PARIS, Jan. 18 (UPI) -- French President Francois Hollande has announced a $2.18 billion plan to combat France's high unemployment rate after declaring a state of economic emergency Monday.
The plan would offer $2,179 hiring bonuses to companies with 250 or fewer employees that hire young people for six months or more. It would also provide for vocational training for 500,000 unemployed people, with an emphasis on tech and environmental fields.
France 24 reported the plan, unveiled Monday, was not received well. A poll by Odexa found 77 percent of those surveyed did not believe the plan would nudge France's 10 percent unemployment rate downwards. Jean-Christophe Lagarde, head of the centrist Union of Democrats and Independents party, slammed the measures on France's Radio Classique.
"It is an insult to those people who live the reality of being unemployed," he said. "The unemployed are not mere statistics that can be massaged for political benefit."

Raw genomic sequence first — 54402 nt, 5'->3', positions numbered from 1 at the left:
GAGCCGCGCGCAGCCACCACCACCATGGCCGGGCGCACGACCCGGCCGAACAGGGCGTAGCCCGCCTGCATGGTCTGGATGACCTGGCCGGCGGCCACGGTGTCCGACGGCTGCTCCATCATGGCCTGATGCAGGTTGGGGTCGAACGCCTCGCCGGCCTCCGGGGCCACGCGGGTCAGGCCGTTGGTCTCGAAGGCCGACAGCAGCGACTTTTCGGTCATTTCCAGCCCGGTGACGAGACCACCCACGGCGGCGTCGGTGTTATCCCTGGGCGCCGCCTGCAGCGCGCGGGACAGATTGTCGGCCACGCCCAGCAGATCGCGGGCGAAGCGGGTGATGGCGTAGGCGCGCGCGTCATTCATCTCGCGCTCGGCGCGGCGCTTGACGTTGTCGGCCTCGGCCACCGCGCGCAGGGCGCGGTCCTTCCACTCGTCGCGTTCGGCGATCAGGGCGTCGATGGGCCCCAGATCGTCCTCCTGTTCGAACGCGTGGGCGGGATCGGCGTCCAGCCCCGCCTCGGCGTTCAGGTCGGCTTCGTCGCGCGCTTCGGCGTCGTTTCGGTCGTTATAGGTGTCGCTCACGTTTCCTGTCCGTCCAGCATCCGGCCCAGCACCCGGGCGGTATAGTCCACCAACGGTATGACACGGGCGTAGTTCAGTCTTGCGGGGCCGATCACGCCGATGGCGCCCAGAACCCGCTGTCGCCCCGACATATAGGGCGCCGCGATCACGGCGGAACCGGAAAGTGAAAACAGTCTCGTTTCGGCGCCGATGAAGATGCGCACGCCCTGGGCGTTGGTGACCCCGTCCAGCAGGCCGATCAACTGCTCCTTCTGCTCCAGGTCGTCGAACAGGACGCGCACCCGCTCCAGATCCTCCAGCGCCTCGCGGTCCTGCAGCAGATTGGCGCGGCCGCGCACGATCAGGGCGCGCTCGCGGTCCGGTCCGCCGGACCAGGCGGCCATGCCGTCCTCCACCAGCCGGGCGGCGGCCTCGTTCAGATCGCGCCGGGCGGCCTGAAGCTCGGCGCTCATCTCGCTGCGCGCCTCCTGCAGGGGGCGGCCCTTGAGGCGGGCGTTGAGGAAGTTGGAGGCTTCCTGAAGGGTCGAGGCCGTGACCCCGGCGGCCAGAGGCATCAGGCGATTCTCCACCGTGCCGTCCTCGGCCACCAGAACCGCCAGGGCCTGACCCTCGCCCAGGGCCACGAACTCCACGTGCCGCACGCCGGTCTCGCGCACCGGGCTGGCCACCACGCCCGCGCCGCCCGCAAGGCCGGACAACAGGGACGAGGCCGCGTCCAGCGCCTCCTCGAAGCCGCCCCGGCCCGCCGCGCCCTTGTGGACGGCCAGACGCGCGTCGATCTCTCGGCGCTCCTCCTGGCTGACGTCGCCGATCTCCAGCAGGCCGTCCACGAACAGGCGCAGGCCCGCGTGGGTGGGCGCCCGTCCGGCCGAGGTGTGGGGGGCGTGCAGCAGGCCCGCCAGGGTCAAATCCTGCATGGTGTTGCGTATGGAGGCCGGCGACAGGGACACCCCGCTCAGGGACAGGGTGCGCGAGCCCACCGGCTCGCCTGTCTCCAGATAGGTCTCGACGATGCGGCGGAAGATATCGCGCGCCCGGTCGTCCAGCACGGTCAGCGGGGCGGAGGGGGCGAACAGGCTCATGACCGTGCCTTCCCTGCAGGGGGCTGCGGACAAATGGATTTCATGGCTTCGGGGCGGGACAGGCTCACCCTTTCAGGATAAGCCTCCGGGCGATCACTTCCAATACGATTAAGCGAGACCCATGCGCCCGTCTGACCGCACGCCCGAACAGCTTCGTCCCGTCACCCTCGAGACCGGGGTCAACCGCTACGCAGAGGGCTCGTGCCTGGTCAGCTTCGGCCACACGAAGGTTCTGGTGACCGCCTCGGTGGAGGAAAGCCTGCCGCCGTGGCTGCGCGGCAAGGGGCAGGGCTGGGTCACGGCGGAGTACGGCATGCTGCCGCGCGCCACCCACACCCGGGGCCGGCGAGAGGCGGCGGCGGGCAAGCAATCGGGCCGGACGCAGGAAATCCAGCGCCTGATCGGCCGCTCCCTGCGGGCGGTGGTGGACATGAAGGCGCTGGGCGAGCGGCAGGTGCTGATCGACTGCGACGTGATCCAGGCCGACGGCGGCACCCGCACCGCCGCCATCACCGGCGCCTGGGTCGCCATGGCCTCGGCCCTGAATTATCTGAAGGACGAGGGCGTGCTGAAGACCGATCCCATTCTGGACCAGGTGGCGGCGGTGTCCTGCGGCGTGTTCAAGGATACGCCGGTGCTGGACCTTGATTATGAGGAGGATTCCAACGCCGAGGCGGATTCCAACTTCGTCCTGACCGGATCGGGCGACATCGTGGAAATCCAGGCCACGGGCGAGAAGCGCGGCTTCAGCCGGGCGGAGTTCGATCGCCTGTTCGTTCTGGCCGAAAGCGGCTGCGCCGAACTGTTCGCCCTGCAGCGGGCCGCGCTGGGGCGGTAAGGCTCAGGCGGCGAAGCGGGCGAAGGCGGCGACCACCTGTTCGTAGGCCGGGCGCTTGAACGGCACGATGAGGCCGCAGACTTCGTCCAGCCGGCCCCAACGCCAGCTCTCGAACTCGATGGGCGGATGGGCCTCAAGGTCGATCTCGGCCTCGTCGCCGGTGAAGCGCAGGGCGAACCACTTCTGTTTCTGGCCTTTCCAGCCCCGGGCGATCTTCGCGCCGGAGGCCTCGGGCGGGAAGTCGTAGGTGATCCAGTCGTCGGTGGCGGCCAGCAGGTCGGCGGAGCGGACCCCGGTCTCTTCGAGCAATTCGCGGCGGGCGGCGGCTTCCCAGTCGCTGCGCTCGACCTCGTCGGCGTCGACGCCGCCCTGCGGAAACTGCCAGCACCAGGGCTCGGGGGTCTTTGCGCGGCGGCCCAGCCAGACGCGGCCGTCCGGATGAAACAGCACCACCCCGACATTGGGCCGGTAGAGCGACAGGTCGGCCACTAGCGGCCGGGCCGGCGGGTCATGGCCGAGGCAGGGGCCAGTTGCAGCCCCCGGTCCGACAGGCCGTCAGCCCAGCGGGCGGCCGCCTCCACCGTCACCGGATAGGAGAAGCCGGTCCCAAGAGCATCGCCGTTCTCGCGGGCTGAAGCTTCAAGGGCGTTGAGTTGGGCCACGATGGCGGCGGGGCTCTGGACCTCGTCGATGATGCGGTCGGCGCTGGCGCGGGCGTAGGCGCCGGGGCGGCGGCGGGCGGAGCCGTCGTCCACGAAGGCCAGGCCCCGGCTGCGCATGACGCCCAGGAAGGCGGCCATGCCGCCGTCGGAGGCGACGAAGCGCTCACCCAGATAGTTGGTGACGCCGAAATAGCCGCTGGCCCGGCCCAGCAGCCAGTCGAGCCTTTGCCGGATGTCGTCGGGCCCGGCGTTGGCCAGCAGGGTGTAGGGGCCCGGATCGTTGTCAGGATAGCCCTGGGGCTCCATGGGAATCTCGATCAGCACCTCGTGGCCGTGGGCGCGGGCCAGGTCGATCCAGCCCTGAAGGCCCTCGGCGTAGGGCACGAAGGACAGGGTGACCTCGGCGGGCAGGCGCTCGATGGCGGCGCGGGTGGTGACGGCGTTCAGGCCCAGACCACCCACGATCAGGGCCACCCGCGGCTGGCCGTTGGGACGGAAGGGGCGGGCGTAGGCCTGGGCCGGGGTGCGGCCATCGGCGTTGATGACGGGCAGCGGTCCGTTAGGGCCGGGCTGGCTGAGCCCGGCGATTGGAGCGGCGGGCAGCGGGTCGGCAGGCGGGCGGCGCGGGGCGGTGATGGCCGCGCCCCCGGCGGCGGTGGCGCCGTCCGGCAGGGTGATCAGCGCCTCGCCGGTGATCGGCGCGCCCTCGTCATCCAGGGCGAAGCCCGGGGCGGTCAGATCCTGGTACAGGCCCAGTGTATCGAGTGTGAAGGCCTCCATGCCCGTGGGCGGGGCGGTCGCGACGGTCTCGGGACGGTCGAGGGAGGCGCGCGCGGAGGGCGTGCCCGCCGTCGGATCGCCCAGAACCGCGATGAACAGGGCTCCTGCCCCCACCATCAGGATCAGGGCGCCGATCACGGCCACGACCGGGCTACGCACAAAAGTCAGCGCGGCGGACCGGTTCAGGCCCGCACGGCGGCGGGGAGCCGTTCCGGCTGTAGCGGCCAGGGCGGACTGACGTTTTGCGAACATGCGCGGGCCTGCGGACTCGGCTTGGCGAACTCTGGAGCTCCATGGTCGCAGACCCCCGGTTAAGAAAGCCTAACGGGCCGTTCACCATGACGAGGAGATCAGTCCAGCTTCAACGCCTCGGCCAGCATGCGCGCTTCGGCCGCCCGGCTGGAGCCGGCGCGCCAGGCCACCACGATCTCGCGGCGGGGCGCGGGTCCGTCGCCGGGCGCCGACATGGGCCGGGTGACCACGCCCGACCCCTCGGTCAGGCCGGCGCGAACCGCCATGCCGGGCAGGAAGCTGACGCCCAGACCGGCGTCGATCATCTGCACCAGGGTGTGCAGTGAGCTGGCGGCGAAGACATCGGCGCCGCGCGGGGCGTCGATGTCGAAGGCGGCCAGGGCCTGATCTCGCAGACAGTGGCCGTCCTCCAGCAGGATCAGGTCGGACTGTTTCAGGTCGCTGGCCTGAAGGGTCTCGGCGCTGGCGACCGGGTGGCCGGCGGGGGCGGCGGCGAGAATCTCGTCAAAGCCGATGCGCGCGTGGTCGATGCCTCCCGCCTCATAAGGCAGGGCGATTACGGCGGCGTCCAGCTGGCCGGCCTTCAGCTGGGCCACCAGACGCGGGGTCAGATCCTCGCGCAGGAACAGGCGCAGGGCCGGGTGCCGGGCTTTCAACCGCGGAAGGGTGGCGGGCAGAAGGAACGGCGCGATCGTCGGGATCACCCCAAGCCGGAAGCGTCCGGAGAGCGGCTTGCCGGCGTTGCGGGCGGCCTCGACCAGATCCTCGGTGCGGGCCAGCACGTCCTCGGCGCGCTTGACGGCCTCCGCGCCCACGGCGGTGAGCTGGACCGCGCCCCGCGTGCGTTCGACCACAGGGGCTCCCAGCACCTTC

Conservative lawmaker Guillaume Larrivé similarly lambasted the plan in an interview with RFI on Monday. "What planet are Hollande and his government living on if they think a check of 2,000 euros is going to make the blindest bit of difference?" he said.
Larrivé also attacked Hollande for failing to propose changes to France's strict employment laws. Under current labor-friendly laws, employers pay high taxes and social costs when they bring on any new employee. Firing an employee on a permanent contract is difficult.
Hollande has promised not to run for re-election next year if he cannot bring France's unemployment numbers down. The BBC reported there is little expectation that Hollande's plan will go very far toward achieving that goal.